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1.
Figure 2

Figure 2. From: Genomic profiles of damage and protection in human intracerebral hemorrhage.

Functional grouping of differentially expressed genes. The red line in the left graph indicates the threshold for a significant association, the −log(0.05). The right plot shows the percentage of genes within a canonical signaling pathway that are differentially regulated by ICH versus the total number of genes in the database for that pathway. Green indicates the number that is downregulated; red is upregulated. The number at the right of the column indicates the total number of genes for that category in the database. All of the association in the canonical signaling pathway are significant (Fisher’s exact t-test): the probability of finding the number of genes listed for each pathway as regulated in ICH out of all of the genes in the database for that pathway is greater than 0.05 for each class.

S Thomas Carmichael, et al. J Cereb Blood Flow Metab. ;28(11):1860-1875.
2.
Figure 3

Figure 3. From: Genomic profiles of damage and protection in human intracerebral hemorrhage.

Molecular networks regulated by ICH in perihematomal tissue. Each quadrant shows a network of interacting genes and gene products whose expression is differentially regulated in response to ICH. Genes colored red are upregulated; genes colored green are downregulated. Solid lines depict a direct physical interaction between two proteins, such as annexin A1 directly binding the formyl peptide receptor 1. Dotted lines indicate an indirect interaction, such as an alteration in expression levels, posttranslational modification, or changes in protein localization.

S Thomas Carmichael, et al. J Cereb Blood Flow Metab. ;28(11):1860-1875.
3.
Figure 4

Figure 4. From: Genomic profiles of damage and protection in human intracerebral hemorrhage.

Mouse ICH model and qRT-PCT testing of differentially regulated genes in human perihematomal tissue. (A) T1-weighted MRI image of human ICH case, HS6 (Table 1). (B) Nissl photomicrograph of mouse ICH model. Boxes in mouse ICH model indicate regions shown in Figures 5A and 5B. Note that the human ICH image has been contrast-enhanced to highlight the location of the hemorrhage. (C) Quantitative reverse-transcription polymerase chain reaction (qRT-PCR) results of differentially regulated genes in mouse perihematomal tissue based on human microarray experiments. *P≤0.05. Scale bar =3 mm (A); 100 µm (B).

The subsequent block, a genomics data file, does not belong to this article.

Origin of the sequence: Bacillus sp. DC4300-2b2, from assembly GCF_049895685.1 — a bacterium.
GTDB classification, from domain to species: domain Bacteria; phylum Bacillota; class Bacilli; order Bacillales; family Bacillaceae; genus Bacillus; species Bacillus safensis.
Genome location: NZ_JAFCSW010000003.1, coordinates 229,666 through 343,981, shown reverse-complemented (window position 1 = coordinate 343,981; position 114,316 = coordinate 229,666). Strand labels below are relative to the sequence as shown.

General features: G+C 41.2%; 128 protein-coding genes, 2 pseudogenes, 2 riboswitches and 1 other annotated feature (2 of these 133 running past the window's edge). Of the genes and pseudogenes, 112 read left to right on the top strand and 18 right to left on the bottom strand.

S Thomas Carmichael, et al. J Cereb Blood Flow Metab. ;28(11):1860-1875.
4.
Figure 5

Figure 5. From: Genomic profiles of damage and protection in human intracerebral hemorrhage.

Cellular pattern of annexins and inflammatory cells in perihematomal tissue. Annexin A2 immunoreactivity in the cortex, white matter, and striatum adjacent to ICH (A) and in the contralateral hemisphere (B). The area shown is indicated in the two boxes in Figure 3. Line in panel A is through edematous white matter and is 380 µm across, as compared with the line in through the contralateral white matter, which is 130 µm. (C) Cortex adjacent to hemorrhage stained for annexin A2 (red), GFAP (green), and CD68 (purple). (D) Perihematomal cortex stained for annexin A1 (green), NeuN (red), and CD68 purple. Many annexin A1-positive cells also stain for NeuN. (E) Annexin A1 (green) and A2 (red) staining in same cells in the perihematomal striatum. (F) Tissue inhibitor of metallproteinase 1 (TIMP-1, red), NeuN (purple), and GFAP (green) immunoreactivity in perihematomal tissue. Tissue inhibitor of metallproteinase 1 is present in neurons and astrocytes (asterisks) and cells with the appearance of endothelial cells (arrows). All neurons stained for TMP1 and NeuN, rendering the composite color a red/purple. Scale bar = 15 µm in panel E corresponds to panels C to E. Scale bar = 60 µm (E).